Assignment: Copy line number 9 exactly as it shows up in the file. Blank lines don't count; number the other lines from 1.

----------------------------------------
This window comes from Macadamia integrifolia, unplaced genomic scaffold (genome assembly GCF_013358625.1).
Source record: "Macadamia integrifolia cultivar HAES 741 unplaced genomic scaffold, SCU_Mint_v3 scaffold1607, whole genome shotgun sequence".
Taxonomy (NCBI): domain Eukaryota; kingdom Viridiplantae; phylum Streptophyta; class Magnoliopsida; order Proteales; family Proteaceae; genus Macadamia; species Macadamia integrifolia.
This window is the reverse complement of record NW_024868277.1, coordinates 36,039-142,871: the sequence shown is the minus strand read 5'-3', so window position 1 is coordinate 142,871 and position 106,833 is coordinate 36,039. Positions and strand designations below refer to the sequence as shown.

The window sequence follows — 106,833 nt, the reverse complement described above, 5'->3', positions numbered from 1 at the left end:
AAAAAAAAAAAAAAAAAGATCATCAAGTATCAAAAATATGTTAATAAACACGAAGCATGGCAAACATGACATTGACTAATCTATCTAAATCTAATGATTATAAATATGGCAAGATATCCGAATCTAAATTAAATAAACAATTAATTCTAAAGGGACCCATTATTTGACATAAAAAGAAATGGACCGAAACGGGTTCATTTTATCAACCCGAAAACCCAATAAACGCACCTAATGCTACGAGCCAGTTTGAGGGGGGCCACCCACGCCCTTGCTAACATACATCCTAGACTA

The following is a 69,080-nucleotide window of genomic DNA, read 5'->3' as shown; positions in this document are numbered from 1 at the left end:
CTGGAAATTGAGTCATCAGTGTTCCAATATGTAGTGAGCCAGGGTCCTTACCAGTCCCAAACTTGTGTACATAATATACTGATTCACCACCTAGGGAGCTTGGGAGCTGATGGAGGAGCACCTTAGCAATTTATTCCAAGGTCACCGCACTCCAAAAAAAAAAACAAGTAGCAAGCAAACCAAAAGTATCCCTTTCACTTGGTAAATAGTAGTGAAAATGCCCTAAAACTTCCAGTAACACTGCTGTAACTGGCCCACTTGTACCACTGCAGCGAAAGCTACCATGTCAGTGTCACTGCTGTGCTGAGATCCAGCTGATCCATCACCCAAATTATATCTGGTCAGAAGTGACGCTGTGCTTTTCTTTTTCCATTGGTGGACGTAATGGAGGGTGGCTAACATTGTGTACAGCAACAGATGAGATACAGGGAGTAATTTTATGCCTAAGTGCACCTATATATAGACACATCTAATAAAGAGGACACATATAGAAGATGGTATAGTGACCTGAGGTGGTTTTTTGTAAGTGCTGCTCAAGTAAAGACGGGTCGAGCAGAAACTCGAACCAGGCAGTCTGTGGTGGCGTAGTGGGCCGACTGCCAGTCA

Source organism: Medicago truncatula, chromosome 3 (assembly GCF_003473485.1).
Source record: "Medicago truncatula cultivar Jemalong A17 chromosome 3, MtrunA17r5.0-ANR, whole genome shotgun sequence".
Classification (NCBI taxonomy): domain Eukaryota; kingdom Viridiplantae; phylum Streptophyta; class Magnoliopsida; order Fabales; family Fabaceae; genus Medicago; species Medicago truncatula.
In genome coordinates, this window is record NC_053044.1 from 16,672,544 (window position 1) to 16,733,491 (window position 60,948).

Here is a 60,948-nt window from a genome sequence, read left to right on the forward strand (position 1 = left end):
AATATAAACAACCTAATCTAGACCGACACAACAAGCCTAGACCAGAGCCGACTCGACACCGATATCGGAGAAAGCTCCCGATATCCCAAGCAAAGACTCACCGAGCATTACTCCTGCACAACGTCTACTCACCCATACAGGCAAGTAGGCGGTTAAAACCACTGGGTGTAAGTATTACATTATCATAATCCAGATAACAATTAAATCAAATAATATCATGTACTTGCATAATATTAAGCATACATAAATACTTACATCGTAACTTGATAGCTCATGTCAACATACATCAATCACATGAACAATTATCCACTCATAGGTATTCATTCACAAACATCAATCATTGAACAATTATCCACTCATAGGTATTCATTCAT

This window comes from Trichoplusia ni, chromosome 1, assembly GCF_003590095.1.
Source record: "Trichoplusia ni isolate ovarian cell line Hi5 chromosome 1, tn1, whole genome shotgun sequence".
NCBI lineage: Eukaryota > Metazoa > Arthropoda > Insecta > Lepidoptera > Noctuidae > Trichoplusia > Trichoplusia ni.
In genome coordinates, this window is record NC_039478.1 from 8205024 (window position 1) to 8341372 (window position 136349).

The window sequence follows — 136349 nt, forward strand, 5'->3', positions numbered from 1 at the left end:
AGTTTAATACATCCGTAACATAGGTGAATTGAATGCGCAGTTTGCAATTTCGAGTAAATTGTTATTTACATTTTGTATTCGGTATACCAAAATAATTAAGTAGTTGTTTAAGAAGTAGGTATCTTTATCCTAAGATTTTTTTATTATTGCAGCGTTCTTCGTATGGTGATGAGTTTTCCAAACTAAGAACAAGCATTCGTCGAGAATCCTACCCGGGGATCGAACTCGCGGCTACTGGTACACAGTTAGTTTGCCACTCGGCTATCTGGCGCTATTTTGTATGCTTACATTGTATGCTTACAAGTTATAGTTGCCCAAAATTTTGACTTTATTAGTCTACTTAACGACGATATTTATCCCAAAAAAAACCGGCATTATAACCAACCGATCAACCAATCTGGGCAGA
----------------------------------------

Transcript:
Source organism: Medicago truncatula, chromosome 3 (assembly GCF_003473485.1).